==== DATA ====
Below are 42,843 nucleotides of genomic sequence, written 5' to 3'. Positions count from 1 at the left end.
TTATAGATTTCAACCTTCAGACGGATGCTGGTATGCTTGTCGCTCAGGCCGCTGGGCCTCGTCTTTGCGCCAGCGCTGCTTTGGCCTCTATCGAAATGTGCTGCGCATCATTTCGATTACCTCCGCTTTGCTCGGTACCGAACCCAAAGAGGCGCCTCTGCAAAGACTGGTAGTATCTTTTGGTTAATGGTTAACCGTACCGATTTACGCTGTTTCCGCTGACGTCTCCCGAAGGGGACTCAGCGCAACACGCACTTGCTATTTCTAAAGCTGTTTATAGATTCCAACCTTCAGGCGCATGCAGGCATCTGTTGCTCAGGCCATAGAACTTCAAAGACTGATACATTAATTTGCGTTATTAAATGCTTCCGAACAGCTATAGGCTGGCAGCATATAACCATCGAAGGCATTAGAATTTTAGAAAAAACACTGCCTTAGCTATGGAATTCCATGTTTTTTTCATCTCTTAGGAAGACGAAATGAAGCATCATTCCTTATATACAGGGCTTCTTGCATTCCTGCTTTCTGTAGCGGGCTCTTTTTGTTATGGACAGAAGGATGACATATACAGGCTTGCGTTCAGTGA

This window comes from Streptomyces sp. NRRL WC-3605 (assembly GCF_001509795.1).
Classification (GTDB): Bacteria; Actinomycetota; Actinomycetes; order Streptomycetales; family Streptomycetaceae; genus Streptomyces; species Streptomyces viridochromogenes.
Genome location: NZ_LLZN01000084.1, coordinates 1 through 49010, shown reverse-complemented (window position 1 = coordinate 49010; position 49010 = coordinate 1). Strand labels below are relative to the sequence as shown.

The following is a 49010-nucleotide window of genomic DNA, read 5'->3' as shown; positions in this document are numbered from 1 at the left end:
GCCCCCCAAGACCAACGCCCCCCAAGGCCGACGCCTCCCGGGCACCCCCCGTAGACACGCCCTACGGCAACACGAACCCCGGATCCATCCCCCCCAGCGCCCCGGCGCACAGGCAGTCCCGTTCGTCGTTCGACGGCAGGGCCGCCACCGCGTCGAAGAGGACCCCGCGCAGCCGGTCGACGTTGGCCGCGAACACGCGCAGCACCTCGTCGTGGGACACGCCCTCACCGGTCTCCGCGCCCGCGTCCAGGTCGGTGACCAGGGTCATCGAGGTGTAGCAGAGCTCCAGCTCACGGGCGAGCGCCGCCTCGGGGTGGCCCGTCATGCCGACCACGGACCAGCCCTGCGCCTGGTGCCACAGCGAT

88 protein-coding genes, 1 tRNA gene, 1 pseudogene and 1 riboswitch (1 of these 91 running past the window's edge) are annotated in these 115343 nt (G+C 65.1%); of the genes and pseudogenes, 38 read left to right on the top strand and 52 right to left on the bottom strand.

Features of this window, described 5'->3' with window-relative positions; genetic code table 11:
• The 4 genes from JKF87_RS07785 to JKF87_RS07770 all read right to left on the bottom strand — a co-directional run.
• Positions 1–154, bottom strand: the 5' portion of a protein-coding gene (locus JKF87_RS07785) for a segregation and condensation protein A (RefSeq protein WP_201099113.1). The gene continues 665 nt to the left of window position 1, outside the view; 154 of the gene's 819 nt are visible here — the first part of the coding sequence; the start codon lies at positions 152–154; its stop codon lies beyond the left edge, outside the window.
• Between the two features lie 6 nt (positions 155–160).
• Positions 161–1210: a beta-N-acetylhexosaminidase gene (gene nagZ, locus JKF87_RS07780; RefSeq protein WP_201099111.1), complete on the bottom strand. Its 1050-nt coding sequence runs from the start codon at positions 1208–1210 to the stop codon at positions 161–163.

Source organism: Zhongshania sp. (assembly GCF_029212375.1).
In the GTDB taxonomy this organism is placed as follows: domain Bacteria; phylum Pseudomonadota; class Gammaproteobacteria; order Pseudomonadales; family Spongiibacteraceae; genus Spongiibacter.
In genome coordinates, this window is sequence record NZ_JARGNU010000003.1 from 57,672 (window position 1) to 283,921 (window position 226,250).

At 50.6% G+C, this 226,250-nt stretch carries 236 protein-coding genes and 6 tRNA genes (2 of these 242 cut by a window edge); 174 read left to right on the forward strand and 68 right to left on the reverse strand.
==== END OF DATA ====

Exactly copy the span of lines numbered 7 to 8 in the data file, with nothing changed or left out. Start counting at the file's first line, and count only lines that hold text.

GCCCCCCAAGACCAACGCCCCCCAAGGCCGACGCCTCCCGGGCACCCCCCGTAGACACGCCCTACGGCAACACGAACCCCGGATCCATCCCCCCCAGCGCCCCGGCGCACAGGCAGTCCCGTTCGTCGTTCGACGGCAGGGCCGCCACCGCGTCGAAGAGGACCCCGCGCAGCCGGTCGACGTTGGCCGCGAACACGCGCAGCACCTCGTCGTGGGACACGCCCTCACCGGTCTCCGCGCCCGCGTCCAGGTCGGTGACCAGGGTCATCGAGGTGTAGCAGAGCTCCAGCTCACGGGCGAGCGCCGCCTCGGGGTGGCCCGTCATGCCGACCACGGACCAGCCCTGCGCCTGGTGCCACAGCGAT

88 protein-coding genes, 1 tRNA gene, 1 pseudogene and 1 riboswitch (1 of these 91 running past the window's edge) are annotated in these 115343 nt (G+C 65.1%); of the genes and pseudogenes, 38 read left to right on the top strand and 52 right to left on the bottom strand.